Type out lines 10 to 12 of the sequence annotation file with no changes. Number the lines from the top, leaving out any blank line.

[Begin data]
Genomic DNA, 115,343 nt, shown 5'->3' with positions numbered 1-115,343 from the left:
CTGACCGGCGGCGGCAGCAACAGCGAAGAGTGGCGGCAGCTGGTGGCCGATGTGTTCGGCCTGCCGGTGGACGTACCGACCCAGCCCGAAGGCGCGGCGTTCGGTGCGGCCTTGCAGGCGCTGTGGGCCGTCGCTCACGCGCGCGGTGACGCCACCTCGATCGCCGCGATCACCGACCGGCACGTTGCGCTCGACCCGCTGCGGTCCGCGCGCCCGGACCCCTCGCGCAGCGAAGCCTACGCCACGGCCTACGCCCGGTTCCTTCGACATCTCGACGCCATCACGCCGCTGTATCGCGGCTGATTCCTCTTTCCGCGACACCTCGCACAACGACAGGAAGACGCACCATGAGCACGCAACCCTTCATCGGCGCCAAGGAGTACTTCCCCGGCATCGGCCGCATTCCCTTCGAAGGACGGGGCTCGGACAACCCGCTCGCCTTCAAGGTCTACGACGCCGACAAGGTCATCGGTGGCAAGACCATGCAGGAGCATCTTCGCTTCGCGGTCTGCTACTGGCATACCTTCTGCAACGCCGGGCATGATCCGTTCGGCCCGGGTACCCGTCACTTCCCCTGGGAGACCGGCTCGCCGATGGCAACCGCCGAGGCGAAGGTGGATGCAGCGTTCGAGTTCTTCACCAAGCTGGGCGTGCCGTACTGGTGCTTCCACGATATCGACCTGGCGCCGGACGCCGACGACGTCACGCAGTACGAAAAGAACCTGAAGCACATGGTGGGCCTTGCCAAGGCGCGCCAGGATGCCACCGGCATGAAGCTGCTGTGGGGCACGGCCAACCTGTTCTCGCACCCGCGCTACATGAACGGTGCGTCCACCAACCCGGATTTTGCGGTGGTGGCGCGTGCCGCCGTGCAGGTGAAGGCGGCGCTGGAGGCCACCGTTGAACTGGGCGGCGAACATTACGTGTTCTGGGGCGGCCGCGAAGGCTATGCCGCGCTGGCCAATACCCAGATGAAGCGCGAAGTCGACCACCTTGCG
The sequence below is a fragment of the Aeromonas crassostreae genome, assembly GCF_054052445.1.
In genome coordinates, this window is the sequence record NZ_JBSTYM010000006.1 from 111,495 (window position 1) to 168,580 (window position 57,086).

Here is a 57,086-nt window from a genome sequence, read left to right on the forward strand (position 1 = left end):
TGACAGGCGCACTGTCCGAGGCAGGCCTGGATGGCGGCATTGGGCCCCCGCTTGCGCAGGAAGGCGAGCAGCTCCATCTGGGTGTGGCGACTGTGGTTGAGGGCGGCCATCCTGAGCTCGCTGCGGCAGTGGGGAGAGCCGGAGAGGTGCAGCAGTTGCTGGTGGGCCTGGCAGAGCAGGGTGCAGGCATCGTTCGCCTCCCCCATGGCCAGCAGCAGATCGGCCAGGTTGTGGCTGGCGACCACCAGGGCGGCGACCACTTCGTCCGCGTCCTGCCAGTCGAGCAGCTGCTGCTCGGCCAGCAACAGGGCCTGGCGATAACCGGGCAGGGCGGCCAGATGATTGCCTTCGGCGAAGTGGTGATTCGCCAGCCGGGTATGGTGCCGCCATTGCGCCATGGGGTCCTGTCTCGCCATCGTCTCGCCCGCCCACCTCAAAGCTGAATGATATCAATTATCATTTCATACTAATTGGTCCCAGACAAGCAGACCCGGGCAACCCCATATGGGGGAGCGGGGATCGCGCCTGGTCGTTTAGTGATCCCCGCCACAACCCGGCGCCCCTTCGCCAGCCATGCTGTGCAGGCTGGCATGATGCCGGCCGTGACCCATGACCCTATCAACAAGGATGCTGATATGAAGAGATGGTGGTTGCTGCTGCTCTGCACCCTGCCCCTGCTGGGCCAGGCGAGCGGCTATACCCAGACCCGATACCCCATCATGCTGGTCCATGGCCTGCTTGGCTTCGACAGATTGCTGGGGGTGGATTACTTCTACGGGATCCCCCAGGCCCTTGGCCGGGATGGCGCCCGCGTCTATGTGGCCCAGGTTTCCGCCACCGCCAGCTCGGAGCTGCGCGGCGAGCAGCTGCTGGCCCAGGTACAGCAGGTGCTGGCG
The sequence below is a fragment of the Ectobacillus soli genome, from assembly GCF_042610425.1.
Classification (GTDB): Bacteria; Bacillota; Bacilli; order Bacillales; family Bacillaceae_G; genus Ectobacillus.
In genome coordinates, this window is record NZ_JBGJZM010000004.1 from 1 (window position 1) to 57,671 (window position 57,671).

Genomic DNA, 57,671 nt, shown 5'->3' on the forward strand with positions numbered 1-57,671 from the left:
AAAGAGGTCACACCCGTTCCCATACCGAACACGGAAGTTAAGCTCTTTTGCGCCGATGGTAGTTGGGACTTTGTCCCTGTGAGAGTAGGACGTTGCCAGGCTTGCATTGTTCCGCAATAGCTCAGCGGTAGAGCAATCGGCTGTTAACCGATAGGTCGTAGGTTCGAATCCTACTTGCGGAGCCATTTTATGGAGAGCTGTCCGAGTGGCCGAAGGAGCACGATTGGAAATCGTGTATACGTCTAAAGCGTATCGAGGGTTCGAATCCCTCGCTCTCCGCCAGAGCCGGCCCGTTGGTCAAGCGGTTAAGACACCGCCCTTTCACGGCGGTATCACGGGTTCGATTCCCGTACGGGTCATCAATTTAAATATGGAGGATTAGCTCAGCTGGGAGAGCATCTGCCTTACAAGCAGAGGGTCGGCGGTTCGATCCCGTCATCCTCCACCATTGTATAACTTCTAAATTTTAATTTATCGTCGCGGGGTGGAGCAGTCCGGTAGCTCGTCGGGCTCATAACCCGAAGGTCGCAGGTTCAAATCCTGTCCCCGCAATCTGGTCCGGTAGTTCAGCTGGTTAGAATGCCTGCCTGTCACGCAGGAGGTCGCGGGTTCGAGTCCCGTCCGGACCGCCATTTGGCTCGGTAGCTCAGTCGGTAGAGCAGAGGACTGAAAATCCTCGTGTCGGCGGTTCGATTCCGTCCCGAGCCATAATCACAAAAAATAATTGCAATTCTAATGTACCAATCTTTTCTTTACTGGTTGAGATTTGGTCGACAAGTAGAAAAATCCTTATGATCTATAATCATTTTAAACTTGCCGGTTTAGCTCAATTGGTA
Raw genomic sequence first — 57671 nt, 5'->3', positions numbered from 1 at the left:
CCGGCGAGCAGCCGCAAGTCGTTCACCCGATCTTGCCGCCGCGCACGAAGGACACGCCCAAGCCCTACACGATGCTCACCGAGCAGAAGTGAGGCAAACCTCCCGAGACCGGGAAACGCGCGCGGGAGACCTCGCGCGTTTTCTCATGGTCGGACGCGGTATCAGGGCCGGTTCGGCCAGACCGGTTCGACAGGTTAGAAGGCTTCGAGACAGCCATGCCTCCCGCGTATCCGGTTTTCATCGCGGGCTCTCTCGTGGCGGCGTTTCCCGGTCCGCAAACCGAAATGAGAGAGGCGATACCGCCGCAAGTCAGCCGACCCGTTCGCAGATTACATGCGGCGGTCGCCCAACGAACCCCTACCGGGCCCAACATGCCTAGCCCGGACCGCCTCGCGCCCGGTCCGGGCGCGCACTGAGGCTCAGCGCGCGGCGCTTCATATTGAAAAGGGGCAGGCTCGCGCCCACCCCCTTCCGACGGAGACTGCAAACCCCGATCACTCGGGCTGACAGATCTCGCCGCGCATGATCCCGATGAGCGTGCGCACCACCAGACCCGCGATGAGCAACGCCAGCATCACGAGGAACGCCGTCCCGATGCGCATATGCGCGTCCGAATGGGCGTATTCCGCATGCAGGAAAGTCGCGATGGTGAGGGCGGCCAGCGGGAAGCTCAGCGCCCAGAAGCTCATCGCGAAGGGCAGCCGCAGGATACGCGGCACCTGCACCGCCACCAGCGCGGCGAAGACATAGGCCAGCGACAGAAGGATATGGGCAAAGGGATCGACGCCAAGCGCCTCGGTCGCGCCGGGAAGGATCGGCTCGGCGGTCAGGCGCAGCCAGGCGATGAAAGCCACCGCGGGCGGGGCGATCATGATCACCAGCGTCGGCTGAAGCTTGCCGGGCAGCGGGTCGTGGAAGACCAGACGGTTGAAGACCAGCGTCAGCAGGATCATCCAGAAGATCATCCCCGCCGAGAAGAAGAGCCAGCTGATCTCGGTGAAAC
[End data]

Genomic DNA, 57,671 nt, shown 5'->3' on the forward strand with positions numbered 1-57,671 from the left:
AAAGAGGTCACACCCGTTCCCATACCGAACACGGAAGTTAAGCTCTTTTGCGCCGATGGTAGTTGGGACTTTGTCCCTGTGAGAGTAGGACGTTGCCAGGCTTGCATTGTTCCGCAATAGCTCAGCGGTAGAGCAATCGGCTGTTAACCGATAGGTCGTAGGTTCGAATCCTACTTGCGGAGCCATTTTATGGAGAGCTGTCCGAGTGGCCGAAGGAGCACGATTGGAAATCGTGTATACGTCTAAAGCGTATCGAGGGTTCGAATCCCTCGCTCTCCGCCAGAGCCGGCCCGTTGGTCAAGCGGTTAAGACACCGCCCTTTCACGGCGGTATCACGGGTTCGATTCCCGTACGGGTCATCAATTTAAATATGGAGGATTAGCTCAGCTGGGAGAGCATCTGCCTTACAAGCAGAGGGTCGGCGGTTCGATCCCGTCATCCTCCACCATTGTATAACTTCTAAATTTTAATTTATCGTCGCGGGGTGGAGCAGTCCGGTAGCTCGTCGGGCTCATAACCCGAAGGTCGCAGGTTCAAATCCTGTCCCCGCAATCTGGTCCGGTAGTTCAGCTGGTTAGAATGCCTGCCTGTCACGCAGGAGGTCGCGGGTTCGAGTCCCGTCCGGACCGCCATTTGGCTCGGTAGCTCAGTCGGTAGAGCAGAGGACTGAAAATCCTCGTGTCGGCGGTTCGATTCCGTCCCGAGCCATAATCACAAAAAATAATTGCAATTCTAATGTACCAATCTTTTCTTTACTGGTTGAGATTTGGTCGACAAGTAGAAAAATCCTTATGATCTATAATCATTTTAAACTTGCCGGTTTAGCTCAATTGGTA
Raw genomic sequence first — 57671 nt, 5'->3', positions numbered from 1 at the left: